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sign  audio  (sn) KEY 

  1. Something that suggests the presence or existence of a fact, condition, or quality.
    1. An act or gesture used to convey an idea, a desire, information, or a command: gave the go-ahead sign.
    2. Sign language.
    1. A displayed structure bearing lettering or symbols, used to identify or advertise a place of business: a motel with a flashing neon sign outside.
    2. A posted notice bearing a designation, direction, or command: an EXIT sign above a door; a traffic sign.
  2. A conventional figure or device that stands for a word, phrase, or operation; a symbol, as in mathematics or in musical notation.
  3. pl. sign An indicator, such as a dropping or footprint, of the trail of an animal: looking for deer sign.
  4. A trace or vestige: no sign of life.
  5. A portentous incident or event; a presage: took the eclipse as a sign from God.
  6. A body manifestation that serves to indicate the presence of malfunction or disease.
  7. One of the 12 divisions of the zodiac, each named for a constellation and represented by a symbol.
signed, sign·ing, signs
  1. To affix one's signature to.
  2. To write (one's signature).
  3. To approve or ratify (a document) by affixing a signature, seal, or other mark: sign a bill into law.
  4. To hire or engage by obtaining a signature on a contract: signed a rookie pitcher for next season; sign up actors for a tour.
  5. To relinquish or transfer title to by signature: signed away all her claims to the estate.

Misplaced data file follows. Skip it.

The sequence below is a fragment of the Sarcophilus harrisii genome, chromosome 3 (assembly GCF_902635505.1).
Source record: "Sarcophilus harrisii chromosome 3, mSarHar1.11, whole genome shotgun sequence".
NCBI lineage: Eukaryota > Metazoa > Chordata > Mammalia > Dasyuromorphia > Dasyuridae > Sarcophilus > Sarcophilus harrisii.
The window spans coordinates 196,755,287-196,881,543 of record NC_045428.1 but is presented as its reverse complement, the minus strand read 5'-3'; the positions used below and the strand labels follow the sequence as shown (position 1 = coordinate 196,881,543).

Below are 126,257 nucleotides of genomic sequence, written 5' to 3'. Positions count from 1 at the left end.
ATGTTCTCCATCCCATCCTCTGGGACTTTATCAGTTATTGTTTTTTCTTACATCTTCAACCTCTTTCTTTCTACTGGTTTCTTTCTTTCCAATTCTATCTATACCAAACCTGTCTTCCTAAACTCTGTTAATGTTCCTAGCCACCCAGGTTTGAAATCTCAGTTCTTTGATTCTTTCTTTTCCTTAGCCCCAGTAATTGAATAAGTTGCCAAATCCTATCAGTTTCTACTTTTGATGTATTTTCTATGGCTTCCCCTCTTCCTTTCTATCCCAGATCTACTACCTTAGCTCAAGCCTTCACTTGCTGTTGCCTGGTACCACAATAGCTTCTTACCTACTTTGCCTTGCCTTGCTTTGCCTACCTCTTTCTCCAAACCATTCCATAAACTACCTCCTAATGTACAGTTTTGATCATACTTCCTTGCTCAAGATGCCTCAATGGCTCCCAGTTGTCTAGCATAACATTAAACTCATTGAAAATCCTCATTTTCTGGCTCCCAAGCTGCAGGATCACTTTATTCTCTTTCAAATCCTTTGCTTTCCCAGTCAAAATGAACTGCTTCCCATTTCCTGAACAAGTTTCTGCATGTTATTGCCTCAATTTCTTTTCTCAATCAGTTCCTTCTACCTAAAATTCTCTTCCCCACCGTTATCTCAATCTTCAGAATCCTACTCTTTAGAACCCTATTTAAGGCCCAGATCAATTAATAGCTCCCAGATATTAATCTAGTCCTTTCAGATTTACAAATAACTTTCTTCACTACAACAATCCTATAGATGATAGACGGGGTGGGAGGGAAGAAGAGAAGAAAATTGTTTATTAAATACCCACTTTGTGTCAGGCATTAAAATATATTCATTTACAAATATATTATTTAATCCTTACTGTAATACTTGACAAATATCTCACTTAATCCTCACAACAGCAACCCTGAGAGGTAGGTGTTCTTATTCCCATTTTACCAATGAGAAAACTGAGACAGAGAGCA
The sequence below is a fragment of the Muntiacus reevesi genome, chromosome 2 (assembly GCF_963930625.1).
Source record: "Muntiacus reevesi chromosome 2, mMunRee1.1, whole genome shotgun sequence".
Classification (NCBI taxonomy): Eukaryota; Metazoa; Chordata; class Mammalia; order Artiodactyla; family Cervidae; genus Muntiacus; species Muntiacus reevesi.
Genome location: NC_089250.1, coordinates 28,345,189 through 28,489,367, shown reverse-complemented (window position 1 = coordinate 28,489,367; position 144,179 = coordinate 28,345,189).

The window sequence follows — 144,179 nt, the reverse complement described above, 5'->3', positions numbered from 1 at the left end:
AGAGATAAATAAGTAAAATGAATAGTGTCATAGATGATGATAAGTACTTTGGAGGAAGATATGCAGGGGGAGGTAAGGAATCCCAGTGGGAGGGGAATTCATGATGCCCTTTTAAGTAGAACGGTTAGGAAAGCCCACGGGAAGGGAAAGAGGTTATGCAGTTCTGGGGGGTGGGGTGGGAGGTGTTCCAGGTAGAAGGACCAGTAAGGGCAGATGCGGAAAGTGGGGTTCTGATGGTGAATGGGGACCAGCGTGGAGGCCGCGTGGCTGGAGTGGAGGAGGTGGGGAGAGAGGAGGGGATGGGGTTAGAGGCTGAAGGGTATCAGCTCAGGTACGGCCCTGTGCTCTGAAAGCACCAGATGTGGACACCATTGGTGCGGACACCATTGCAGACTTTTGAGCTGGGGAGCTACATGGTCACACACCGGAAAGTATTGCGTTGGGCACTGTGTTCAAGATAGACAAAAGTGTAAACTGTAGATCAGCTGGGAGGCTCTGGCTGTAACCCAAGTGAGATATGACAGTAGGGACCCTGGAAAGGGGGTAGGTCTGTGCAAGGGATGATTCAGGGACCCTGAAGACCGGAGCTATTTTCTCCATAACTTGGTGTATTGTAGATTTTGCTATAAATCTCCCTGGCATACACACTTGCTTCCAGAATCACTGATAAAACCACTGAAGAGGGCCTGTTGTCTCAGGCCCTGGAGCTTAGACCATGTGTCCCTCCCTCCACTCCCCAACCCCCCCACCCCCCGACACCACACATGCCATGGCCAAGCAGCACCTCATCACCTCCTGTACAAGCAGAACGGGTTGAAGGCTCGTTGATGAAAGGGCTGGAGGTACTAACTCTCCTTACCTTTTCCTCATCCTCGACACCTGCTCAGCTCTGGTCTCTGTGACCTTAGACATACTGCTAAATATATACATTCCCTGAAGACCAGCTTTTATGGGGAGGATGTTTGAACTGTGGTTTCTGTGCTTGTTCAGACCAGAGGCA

6. To provide with a sign or signs: sign a new highway.
  7. To communicate with a sign or signs: signed his approval with a nod.
  8. To express (a word or thought, for example) by sign language: signed her reply to the question.
  9. To consecrate with the sign of the cross.
  1. To make a sign or signs; signal.
  2. To use sign language.
  3. To write one's signature.

sign in
To record the arrival of another or oneself by signing a register.
sign off
  1. To announce the end of a communication; conclude.
  2. To stop transmission after identifying the broadcasting station.
  3. Informal To express approval formally or conclusively: got the Congress to sign off on the tax proposal.
sign on
  1. Informal To enlist oneself, especially as an employee: "Retired politicians often sign on with top-dollar law firms" (New York Times).
  2. To start transmission with an identification of the broadcasting station.
sign out
To record the departure of another or oneself by signing a register.
sign up
To agree to be a participant or recipient by signing one's name; enlist: signed up for military service; signing up for a pottery course.

Middle English signe, from Old French, from Latin signum; see sekw-1 in Indo-European roots


sign, symbol, emblem, badge, mark1, token, symptom, note

These nouns denote an outward indication of the existence or presence of something not immediately evident. Sign is the most general: "The exile of Gaveston was the sign of the barons' triumph" (John R. Green). Symbol and emblem often refer to something associated with and standing for, representing, or identifying something else: "There was One whose suffering changed an instrument of torture, degradation and shame, into a symbol of glory, honor, and immortal life" (Harriet Beecher Stowe). "a bed of sweet-scented lillies, the emblem of France" (Amy Steedman). Badge usually refers to something that is worn as an insignia of membership, is an emblem of achievement, or is a characteristic sign: a sheriff's badge. "Sweet mercy is nobility's true badge" (Shakespeare). Mark can refer to a visible trace or impression (a laundry mark) or to an indication of a distinctive trait or characteristic: Intolerance is the mark of a bigot. Token usually refers to evidence or proof of something intangible: sent flowers as a token of her affection. Symptom suggests outward evidence of a process or condition, especially an adverse condition: bad weather that showed no symptoms of improving anytime soon. Note applies to the sign of a particular quality or feature: "the eternal note of sadness" (Matthew Arnold). See also Synonyms at gesture.

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